The Spider/Carlie team solves the case, we get a brief run-in with Vulture, and many jokes are cracked. In a lot of ways this feels like a standard old school Spider-Man story, which is exactly what I wanted after Spider-Island.
The Amazing Spider-Man #675 – Great Heights Part 2: Partners in Crime
Words by Dan Slott
Pencils by Giuseppe Camuncoli
Inks by Klaus Janson
Colors by Frank D’Armata
Letters by Joe Caramagna
For the most part, I got everything I wanted out of this issue. “The World’s Greatest Super Hero” is still hanging out over top of Spidey’s name, the artist is still Camuncoli, the plot developed at a quick and enjoyable pace, and I was able to like almost every character. I’ve come to the conclusion that, although this arc hasn’t been anything overwhelmingly strong, it’s exactly what the book needed right now. Something light with a classic flavor that’s just another basic Spider-Man story. We’ve seen just about all of this before with different faces (or, in Vulture’s case, the same face we’ve seen over… and over… and over again). But I’m definitely not a believer that every Spider-Man story has to do something new and groundbreaking. In a few years, I doubt anybody’s going to remember this story, but the bottom line is that I’ve enjoyed reading it.
Detective stuff, sure. Super hero stuff? No way.
This is one of those mysteries where the audience gets to be more or less in on it from the start, and watch the good guys flail about trying to figure out what we already know. That’s not my preferred style, as I’d much rather be in the dark and get to experience some well-executed “wow” moments, but that style of mystery is significantly harder to execute and wouldn’t quite fit the type of story we’re going for here. Because in truth, this issue isn’t really about figuring out that the Vulture Goth Squad is behind the jumpers. It’s about figuring out where Peter and Carlie stand in the wake of their breakup, and getting in a little spider adventure while we’re at it.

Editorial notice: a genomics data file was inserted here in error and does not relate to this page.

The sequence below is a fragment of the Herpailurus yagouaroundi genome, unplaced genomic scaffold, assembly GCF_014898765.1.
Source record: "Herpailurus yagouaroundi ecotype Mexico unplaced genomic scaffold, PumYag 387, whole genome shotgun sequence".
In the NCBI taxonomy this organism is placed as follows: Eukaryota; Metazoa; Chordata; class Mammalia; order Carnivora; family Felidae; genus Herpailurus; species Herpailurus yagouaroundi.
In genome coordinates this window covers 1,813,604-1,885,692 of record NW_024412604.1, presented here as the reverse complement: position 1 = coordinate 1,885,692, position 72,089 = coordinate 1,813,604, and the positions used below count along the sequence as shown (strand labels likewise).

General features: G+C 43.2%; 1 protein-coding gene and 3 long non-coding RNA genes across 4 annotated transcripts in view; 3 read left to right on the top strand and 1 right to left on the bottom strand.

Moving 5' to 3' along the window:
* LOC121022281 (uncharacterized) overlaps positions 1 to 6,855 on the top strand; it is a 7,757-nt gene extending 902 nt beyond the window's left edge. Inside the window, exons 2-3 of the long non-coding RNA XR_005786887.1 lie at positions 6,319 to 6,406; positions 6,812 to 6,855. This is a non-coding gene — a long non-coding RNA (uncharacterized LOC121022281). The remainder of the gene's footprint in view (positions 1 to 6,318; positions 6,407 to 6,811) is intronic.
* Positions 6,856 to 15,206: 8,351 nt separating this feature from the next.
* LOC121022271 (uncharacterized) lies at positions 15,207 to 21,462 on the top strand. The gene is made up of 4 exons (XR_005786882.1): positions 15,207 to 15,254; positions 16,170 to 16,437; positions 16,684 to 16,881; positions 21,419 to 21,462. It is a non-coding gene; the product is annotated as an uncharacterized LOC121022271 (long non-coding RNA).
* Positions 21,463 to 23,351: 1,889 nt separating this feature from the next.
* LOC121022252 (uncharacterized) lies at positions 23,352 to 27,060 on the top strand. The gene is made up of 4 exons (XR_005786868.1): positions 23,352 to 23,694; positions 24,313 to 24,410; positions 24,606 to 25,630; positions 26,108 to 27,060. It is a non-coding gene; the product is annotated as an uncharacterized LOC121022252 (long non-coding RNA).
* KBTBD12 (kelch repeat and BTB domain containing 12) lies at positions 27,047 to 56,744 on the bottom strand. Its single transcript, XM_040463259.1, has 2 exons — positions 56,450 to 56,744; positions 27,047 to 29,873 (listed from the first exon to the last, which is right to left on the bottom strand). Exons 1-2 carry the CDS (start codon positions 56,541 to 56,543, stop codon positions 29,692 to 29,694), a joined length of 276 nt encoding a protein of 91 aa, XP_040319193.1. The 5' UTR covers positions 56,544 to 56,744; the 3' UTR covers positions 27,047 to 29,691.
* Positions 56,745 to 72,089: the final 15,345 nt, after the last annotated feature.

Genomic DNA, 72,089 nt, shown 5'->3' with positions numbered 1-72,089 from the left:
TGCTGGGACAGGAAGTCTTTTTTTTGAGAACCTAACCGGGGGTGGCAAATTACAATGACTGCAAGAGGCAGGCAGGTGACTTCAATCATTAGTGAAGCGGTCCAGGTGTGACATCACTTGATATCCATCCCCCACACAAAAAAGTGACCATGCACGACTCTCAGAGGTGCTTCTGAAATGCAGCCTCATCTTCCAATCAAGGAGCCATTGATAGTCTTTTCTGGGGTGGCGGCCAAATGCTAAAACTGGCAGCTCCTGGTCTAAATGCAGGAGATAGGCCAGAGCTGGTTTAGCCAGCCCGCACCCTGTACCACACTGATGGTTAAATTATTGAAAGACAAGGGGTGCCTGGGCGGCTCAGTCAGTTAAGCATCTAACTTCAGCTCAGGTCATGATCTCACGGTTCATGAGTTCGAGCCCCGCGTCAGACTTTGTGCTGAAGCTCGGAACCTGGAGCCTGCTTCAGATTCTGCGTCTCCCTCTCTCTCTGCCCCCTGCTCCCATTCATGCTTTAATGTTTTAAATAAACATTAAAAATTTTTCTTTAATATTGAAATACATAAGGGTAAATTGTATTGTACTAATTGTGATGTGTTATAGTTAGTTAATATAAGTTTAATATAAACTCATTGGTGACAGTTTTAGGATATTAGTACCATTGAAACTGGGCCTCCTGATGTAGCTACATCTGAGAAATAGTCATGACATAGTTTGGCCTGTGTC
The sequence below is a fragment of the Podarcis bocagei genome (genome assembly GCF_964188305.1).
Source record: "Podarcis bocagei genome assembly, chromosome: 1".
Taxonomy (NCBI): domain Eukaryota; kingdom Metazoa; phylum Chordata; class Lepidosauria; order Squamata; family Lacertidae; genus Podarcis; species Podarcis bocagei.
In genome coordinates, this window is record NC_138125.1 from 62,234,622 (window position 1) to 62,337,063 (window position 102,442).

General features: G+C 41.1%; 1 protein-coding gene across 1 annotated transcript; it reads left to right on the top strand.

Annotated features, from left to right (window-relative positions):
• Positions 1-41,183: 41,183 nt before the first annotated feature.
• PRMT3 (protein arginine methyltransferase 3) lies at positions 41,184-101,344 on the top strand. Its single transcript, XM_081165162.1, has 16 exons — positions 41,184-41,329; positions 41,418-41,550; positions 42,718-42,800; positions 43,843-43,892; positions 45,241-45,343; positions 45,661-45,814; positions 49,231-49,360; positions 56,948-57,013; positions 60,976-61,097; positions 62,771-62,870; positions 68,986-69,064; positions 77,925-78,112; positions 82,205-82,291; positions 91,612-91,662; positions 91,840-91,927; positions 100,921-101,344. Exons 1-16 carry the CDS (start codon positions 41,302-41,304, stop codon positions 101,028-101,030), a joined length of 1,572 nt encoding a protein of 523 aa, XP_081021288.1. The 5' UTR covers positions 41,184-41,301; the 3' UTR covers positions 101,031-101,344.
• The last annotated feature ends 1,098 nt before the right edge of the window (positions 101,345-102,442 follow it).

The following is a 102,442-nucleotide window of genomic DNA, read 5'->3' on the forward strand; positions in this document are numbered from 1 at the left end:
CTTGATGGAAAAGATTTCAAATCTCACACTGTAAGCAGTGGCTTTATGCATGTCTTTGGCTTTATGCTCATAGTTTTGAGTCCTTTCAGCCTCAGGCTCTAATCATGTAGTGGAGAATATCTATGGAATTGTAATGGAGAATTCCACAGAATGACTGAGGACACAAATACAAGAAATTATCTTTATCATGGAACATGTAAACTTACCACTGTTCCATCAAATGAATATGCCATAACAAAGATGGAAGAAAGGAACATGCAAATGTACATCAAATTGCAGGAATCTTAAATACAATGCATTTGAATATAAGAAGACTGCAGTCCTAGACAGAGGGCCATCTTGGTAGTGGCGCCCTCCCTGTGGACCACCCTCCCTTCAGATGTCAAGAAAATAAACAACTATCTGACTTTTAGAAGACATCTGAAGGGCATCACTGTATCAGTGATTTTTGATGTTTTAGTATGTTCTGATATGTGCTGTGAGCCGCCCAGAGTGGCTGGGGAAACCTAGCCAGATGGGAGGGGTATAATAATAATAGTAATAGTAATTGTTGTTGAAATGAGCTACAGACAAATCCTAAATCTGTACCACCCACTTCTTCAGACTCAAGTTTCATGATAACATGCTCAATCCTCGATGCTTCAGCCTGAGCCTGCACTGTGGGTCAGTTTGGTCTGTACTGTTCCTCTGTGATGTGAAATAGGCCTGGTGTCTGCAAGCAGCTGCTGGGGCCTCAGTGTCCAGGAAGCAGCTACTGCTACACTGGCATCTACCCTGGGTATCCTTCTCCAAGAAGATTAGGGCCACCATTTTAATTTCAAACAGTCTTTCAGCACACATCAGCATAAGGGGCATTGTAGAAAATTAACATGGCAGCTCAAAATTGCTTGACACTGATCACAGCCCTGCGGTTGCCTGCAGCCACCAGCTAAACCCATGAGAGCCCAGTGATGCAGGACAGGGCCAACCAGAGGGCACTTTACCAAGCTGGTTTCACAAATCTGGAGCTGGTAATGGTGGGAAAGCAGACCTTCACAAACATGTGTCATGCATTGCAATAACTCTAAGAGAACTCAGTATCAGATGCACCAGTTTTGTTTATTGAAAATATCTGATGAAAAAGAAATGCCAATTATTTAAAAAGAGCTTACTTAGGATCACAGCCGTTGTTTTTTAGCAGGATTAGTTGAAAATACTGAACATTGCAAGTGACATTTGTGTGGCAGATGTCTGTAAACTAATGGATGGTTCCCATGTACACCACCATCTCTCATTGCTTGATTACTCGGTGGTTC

And in that sense I’d call this a success. I enjoyed seeing the banter between Peter and Carlie as they broke into police HQ to examine the bodies. I’m a sucker for banter in general, it’s true. This was well done, though, and I thought it was a genuinely amusing and truthful touch that Carlie didn’t want him to take his mask off while they were inside – enough that it didn’t bother me too much when I thought, “But he never takes his mask off because it’s stuffy even when he’s alone…”
Their partnership also plays to the strengths of the Big Time era, giving Carlie her due as a forensic scientist while giving Pete credit as a guy who rightfully resides in the upper ranks of the Marvel intellect hierarchy. I really like how Spidey’s finally using his brains to develop equipment beyond what he’s had since he was in high school, and the ultra-violet light in his signal was a great touch. While he’s never appeared in a series called Detective Comics, Pete’s played sleuth enough times now that there’s every reason he should have this kind of tech along with him at all times.